Priaulx Rainier

South African composer Priaulx Rainier was born in Howick in the Colony of Natal on 3 February 1903, into a musical English/Huguenot family.

She studied violin in Cape Town at the South African College of Music, then moved to London to take up a scholarship to the Royal Academy of Music, where her teachers were John Blackwood McEwan and Edward Rowsby Woof. She was encouraged in her composing by Arnold Bax and studied with Nadia Boulanger in Paris.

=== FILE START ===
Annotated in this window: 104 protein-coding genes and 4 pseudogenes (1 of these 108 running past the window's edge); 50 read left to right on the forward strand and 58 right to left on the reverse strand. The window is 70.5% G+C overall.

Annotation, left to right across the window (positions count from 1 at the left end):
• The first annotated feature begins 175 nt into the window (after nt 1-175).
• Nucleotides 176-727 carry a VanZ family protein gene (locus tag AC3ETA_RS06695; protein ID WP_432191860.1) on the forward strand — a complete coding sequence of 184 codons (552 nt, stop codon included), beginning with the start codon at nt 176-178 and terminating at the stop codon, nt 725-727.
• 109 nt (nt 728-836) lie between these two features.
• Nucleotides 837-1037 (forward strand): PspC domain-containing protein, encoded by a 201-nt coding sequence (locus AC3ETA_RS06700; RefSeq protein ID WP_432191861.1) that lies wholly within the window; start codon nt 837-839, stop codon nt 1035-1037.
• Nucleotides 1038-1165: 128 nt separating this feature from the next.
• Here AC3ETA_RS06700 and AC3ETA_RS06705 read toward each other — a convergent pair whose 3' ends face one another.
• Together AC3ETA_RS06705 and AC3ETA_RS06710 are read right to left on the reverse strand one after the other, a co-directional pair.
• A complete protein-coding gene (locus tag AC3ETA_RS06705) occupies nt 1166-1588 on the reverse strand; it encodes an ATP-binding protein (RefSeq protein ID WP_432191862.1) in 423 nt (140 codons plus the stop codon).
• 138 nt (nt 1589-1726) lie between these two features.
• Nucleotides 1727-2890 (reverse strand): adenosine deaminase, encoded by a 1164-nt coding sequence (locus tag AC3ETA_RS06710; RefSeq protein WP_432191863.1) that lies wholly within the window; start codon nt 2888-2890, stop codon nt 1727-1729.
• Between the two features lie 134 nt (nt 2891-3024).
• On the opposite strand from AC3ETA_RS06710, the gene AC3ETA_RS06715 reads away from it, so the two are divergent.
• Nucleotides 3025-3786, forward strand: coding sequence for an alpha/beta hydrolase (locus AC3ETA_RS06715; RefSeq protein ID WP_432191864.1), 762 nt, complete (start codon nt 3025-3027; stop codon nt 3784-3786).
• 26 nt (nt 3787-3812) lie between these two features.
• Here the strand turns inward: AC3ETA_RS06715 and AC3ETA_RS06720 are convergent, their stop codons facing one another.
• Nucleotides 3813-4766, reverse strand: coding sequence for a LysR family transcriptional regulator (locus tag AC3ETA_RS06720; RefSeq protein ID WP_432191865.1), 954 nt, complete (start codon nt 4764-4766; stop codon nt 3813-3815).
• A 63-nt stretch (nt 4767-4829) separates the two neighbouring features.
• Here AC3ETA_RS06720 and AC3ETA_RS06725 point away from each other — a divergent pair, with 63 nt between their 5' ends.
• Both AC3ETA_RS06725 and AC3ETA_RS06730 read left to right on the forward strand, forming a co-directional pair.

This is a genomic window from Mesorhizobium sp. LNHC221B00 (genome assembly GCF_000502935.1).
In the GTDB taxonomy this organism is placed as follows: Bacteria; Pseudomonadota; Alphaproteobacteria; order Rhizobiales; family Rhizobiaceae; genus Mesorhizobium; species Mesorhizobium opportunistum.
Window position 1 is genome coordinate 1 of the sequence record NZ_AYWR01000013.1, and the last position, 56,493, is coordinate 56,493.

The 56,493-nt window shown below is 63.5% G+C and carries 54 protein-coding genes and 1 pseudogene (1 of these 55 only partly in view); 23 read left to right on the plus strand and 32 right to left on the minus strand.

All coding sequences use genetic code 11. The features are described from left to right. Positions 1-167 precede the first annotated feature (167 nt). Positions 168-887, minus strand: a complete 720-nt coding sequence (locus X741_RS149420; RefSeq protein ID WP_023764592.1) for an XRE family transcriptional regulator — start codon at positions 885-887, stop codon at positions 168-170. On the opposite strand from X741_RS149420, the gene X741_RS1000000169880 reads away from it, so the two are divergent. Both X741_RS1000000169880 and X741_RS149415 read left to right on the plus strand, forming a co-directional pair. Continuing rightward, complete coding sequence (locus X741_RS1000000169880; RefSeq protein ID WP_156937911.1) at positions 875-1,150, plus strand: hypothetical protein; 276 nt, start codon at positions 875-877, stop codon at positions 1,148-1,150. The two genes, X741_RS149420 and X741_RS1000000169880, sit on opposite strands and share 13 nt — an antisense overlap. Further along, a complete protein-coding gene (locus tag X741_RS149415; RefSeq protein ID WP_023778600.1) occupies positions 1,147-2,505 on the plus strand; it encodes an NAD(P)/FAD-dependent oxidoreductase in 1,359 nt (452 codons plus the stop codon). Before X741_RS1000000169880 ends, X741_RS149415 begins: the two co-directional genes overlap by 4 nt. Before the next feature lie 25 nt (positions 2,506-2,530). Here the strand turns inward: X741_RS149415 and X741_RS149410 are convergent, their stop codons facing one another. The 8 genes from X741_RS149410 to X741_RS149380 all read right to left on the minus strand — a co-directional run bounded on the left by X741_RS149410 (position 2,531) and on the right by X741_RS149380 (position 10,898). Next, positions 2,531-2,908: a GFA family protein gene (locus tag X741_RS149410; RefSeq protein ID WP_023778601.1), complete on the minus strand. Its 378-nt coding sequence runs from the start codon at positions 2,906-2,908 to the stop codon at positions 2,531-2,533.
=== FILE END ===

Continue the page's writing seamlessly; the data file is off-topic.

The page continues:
Her composition style is athematic, strongly influenced by the African music she heard as a child and uses ostinato effects, which are often percussive. She wrote viarous works for large scale forces, including Phalaphala, her 1956 Requiem, a Cello Concerto for Jacqueline du Pré and the BBC Proms, the orchestral suite Aequora Lunae and a violin concerto, Due Canti e Finale, for Yehudi Menuhin.

She was professor of composition at the Royal Academy of Music (1939-1961). With Michael Tippett she founded the St Ives September Festival.

Priaulx Rainier died at Besse-en-Chandesse in France on 10 October 1986, aged eighty-three.


A selection of articles about Priaulx Rainier

Echoes of Oblivion by Robert McCarney - A spot of circumnavigation on a Sunday afternoon